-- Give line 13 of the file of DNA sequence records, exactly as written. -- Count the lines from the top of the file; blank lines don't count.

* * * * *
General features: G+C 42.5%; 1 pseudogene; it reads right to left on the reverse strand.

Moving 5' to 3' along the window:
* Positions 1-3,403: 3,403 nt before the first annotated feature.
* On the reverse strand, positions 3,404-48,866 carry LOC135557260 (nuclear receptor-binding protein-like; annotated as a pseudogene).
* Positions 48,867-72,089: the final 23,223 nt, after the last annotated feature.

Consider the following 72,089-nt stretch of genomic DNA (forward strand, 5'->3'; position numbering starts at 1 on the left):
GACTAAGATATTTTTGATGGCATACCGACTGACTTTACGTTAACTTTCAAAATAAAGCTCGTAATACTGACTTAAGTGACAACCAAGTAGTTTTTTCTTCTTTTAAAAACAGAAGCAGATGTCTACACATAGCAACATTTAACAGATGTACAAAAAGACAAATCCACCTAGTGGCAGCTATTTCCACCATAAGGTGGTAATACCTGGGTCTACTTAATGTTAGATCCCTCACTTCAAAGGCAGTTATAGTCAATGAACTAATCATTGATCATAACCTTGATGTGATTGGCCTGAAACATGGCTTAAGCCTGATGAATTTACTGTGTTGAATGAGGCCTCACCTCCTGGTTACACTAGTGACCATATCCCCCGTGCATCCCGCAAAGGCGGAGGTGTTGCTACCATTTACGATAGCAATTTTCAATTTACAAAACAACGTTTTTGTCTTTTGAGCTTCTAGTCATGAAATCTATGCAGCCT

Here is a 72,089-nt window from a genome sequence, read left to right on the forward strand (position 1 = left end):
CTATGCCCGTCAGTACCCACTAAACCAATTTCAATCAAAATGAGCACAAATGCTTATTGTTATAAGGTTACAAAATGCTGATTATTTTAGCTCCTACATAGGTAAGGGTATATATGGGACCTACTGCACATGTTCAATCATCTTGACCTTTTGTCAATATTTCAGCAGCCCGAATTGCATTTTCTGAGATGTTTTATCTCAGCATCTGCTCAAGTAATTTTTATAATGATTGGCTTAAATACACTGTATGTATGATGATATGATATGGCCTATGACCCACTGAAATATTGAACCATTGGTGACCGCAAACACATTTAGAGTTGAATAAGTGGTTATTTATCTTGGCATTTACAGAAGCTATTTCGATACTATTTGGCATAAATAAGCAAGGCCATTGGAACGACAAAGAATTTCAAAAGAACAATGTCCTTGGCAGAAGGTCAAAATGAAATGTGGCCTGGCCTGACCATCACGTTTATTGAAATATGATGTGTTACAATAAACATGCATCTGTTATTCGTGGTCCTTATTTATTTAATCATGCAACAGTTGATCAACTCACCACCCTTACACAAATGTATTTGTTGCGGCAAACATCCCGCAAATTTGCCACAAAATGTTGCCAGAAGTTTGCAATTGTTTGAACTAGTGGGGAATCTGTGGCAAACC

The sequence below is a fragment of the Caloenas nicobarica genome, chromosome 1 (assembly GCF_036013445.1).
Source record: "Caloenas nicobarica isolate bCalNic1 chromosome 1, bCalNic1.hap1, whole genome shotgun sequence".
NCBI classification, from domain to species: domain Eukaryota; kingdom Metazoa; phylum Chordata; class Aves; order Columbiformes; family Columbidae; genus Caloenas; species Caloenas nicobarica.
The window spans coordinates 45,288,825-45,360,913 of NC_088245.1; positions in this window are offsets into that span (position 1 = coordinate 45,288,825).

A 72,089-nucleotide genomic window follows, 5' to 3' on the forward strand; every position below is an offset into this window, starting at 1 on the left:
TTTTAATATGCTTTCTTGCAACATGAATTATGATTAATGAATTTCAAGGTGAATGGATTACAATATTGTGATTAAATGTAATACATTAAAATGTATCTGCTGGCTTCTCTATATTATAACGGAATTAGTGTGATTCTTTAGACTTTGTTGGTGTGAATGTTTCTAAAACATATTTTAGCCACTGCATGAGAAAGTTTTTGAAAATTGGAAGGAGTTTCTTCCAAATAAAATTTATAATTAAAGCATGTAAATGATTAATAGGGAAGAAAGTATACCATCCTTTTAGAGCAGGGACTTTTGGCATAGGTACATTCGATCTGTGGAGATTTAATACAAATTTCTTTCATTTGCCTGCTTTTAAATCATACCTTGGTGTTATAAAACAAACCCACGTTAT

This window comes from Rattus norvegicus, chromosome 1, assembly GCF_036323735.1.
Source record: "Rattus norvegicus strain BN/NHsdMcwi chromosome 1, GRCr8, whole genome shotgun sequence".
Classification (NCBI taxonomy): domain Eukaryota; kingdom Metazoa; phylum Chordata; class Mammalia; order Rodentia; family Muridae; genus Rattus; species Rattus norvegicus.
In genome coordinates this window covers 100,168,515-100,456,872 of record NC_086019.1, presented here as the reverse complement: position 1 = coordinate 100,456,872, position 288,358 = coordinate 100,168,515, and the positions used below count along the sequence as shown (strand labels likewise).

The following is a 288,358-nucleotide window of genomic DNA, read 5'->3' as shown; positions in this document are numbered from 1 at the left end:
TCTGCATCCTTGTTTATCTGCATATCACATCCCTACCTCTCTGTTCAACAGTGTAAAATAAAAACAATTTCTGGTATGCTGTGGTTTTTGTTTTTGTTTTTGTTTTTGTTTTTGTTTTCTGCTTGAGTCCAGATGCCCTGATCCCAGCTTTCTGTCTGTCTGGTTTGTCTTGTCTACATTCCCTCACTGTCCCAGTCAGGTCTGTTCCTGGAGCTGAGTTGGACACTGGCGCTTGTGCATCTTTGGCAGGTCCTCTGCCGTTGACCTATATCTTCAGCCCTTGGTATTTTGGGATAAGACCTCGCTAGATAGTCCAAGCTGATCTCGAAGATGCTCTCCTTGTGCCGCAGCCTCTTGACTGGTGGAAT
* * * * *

The window spans coordinates 45,288,825-45,360,913 of NC_088245.1; positions in this window are offsets into that span (position 1 = coordinate 45,288,825).